Not all iPhones are created equal. “What kind of silly statement is that?” you might say. “Of course, they’re not!” I know. I get it. With all the iPhone numbers from 4 to 10, and the pluses, and S-es, and max-es, of course they’re not all the same.
However, it gets even more complicated. Did you know that depending on the model of your iPhone it may or may not work with cellular providers overseas? That’s the difference in iPhones that I am talking about.
The two iPhones I have owned were gifts. You see, I was an iPhone-resistant human until I was given a 4S. Up until that time I preferred Android, and probably still would, if I have not been blessed with free second-hand iPhones. And, thankfully, the phones I was given were compatible with the countries in which I travel overseas. However, I often hear of, and meet people, who try to connect their iPhone with an overseas provider only to find that it doesn’t work. What’s the problem?
2 Crucial Questions for Using an iPhone Overseas
If your trips abroad are rare and for short periods of time, perhaps this article is not for you. However, If you find that you are going to be traveling overseas often and for any extended amount of time, you might want to keep reading.
- Is your phone Unlocked? Most people that I know in the States buy their phones all wrapped up in a “deal” they get with their cellular provider. And those cell companies know that it is best (for them) to lock you into their service from the very beginning, so that you are less likely to move to a different provider. To do that they lock the phones that they provide for use only within their network. If you try to travel overseas with these phones, you immediately find that you are unable to just buy a local sim card and put it in your phone, but rather you are forced to utilize that company’s roaming abilities and fees. So, point number one is to buy an unlocked phone. You can order new and refurbished (renewed) iPhones from places like Amazon or Walmart, but make sure that your next phone is unlocked so that you can easily use it when travelling. Not planning to purchase a new phone? Just Google your current phone and include “how to unlock” to see if you can unlock your phone yourself, or get it done somewhere cheap.
- An unlocked iPhone is not enough. Now we get into more of the unseen differences in phone models. There are two main types of cellular connections (languages) that are used in mobile devices—CDMA and GSM. The first, CDMA is used by US companies like Verizon and Sprint, as well as their partners. Other than these two American companies, not many other countries utilize CDMA technology in their civilian cellular services. So, if you have a Sprint or Verizon phone, your phone may or may not work in another country. By far, most countries use GSM for their networks, as well as the American behemoths ATT&T and T-Mobile, and their partners. Now, don’t get mad and throw your Sprint or Verizon phone out the window just yet. Certain phone models (Android and iPhone alike) can work with both CDMA and GSM. The trick is to make sure that you purchase the model that is compatible with both systems.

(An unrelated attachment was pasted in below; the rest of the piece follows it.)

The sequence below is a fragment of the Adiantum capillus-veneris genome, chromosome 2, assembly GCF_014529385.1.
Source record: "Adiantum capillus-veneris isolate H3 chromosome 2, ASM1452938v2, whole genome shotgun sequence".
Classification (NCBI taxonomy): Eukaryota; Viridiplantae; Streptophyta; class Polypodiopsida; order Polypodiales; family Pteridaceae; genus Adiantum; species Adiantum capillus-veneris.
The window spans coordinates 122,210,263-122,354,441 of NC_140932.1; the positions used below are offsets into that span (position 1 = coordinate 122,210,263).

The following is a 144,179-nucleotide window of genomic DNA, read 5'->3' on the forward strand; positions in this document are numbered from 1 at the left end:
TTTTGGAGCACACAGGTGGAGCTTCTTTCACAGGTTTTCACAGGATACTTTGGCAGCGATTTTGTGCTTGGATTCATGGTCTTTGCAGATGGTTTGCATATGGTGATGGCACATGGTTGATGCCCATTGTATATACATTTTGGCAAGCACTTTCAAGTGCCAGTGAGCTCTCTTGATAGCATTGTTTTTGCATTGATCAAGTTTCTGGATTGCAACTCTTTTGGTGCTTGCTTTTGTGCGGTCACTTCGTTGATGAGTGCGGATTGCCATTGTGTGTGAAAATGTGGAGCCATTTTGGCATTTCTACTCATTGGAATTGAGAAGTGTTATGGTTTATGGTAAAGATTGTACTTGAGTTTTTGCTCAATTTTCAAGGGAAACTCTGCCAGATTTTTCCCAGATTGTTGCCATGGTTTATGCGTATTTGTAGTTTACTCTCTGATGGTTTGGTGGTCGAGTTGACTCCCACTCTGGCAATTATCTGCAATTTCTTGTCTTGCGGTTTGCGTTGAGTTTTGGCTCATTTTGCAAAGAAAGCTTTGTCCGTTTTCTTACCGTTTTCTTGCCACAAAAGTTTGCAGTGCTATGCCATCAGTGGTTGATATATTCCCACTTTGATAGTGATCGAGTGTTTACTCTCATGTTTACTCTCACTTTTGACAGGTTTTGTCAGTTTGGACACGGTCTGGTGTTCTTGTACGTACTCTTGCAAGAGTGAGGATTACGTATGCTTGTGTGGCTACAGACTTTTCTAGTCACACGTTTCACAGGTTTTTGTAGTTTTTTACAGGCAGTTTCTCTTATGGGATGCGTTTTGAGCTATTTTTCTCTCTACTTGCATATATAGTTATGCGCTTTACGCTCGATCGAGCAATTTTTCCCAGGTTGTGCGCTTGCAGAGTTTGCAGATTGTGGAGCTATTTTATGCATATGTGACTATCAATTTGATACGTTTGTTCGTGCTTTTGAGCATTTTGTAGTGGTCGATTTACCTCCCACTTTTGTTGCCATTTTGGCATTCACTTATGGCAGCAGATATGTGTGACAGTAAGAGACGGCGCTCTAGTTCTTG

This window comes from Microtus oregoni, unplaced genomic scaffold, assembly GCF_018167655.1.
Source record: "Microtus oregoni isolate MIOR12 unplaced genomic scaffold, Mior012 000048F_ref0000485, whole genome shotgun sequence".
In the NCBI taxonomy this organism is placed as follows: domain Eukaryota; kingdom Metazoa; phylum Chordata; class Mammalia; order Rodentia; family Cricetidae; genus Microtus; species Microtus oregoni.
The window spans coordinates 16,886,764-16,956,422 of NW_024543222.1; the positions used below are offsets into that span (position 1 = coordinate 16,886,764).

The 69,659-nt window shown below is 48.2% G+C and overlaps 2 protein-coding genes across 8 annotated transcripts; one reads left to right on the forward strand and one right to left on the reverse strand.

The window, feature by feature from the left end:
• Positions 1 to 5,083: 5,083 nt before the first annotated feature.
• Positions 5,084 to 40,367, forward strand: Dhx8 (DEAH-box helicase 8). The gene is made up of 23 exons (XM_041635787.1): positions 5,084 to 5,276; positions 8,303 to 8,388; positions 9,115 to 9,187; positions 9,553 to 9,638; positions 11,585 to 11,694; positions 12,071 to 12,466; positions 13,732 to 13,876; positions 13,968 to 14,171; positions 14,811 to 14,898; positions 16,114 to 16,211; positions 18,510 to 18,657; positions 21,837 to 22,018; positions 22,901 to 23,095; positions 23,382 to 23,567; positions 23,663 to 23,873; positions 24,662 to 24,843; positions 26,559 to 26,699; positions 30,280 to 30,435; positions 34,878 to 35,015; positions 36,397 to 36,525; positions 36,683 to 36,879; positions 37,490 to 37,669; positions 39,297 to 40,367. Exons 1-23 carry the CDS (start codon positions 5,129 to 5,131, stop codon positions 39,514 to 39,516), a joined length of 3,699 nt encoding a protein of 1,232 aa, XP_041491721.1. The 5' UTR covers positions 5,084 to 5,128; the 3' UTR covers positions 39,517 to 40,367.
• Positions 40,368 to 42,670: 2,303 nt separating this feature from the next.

The first iPhone I was given was a Verizon phone. The person who gave it to me already had it unlocked, and, thankfully, it was a model that worked with GSM. However, as I said earlier, I have known people who get all the way overseas just to discover that their phone is incompatible with GSM, and therefore, basically only useful when connected to WiFi. So do your homework, or get a phone that works overseas.
iPhone Model Recommendations for the Global-Minded
If you are wondering what kind of model your iPhone is, you can do two things. First, flip your phone over, look on the back, and find the model number written in very small text. Second, on your phone open Settings > General > About > Model Number for the exact version of your phone model. For example, my phone is an iPhone 6, model A1549, number MG4X2LL/A (yes, I’m a little behind the times). A quick Google search will show that “This is considered as the world phone version. It supports all the same spectrum frequencies as the A1549 (GSM) and also includes CDMA…” I recommend searching using both the model and model number because, as with the iPhone 6, model A1549 is the number used in both GSM and CDMA versions. The more exact model number will reveal which one your phone is.
If you are looking to buy a new iPhone, or at least an iPhone that you can use while traveling, below are some recommended models to check out. But remember, get the unlocked version.
- iPhone 6 – model A1549, CDMA version
- iPhone 6s – model A1633 or A1688
- iPhone 6s plus – model A1687
- iPhone 7 – model A1660
- iPhone 7 plus – model A1661
- iPhone 8 – model A1863
- iPhone 8 plus – model A1684
- iPhone X – model A1865
- iPhone XR – model A1984
- iPhone XS – model A1920